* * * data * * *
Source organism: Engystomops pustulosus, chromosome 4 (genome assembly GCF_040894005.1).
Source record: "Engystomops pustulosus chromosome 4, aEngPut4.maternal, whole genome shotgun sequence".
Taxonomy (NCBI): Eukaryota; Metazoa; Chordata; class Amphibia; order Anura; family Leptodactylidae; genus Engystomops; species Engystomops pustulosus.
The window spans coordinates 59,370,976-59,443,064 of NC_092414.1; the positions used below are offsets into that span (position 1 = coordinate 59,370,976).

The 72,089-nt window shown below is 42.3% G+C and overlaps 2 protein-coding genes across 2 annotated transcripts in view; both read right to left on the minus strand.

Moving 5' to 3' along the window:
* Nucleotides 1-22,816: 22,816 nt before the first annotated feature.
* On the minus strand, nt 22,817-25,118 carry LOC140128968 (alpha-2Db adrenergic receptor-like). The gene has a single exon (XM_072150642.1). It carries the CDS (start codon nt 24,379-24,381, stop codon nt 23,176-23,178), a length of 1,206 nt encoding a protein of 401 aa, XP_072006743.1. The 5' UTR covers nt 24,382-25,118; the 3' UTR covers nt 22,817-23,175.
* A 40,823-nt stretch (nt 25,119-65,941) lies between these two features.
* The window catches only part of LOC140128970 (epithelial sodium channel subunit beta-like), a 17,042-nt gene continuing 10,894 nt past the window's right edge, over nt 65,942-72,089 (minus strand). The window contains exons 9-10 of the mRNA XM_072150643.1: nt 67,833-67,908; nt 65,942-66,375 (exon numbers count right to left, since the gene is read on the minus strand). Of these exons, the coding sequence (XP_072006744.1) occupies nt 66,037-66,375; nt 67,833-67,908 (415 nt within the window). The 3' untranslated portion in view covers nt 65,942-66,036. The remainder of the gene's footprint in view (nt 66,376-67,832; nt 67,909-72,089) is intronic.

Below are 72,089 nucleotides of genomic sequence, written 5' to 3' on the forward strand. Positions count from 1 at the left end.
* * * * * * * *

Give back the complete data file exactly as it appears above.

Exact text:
Source organism: Engystomops pustulosus, chromosome 4 (genome assembly GCF_040894005.1).
Source record: "Engystomops pustulosus chromosome 4, aEngPut4.maternal, whole genome shotgun sequence".
Taxonomy (NCBI): Eukaryota; Metazoa; Chordata; class Amphibia; order Anura; family Leptodactylidae; genus Engystomops; species Engystomops pustulosus.
The window spans coordinates 59,370,976-59,443,064 of NC_092414.1; the positions used below are offsets into that span (position 1 = coordinate 59,370,976).

The 72,089-nt window shown below is 42.3% G+C and overlaps 2 protein-coding genes across 2 annotated transcripts in view; both read right to left on the minus strand.

Moving 5' to 3' along the window:
* Nucleotides 1-22,816: 22,816 nt before the first annotated feature.
* On the minus strand, nt 22,817-25,118 carry LOC140128968 (alpha-2Db adrenergic receptor-like). The gene has a single exon (XM_072150642.1). It carries the CDS (start codon nt 24,379-24,381, stop codon nt 23,176-23,178), a length of 1,206 nt encoding a protein of 401 aa, XP_072006743.1. The 5' UTR covers nt 24,382-25,118; the 3' UTR covers nt 22,817-23,175.
* A 40,823-nt stretch (nt 25,119-65,941) lies between these two features.
* The window catches only part of LOC140128970 (epithelial sodium channel subunit beta-like), a 17,042-nt gene continuing 10,894 nt past the window's right edge, over nt 65,942-72,089 (minus strand). The window contains exons 9-10 of the mRNA XM_072150643.1: nt 67,833-67,908; nt 65,942-66,375 (exon numbers count right to left, since the gene is read on the minus strand). Of these exons, the coding sequence (XP_072006744.1) occupies nt 66,037-66,375; nt 67,833-67,908 (415 nt within the window). The 3' untranslated portion in view covers nt 65,942-66,036. The remainder of the gene's footprint in view (nt 66,376-67,832; nt 67,909-72,089) is intronic.

Below are 72,089 nucleotides of genomic sequence, written 5' to 3' on the forward strand. Positions count from 1 at the left end.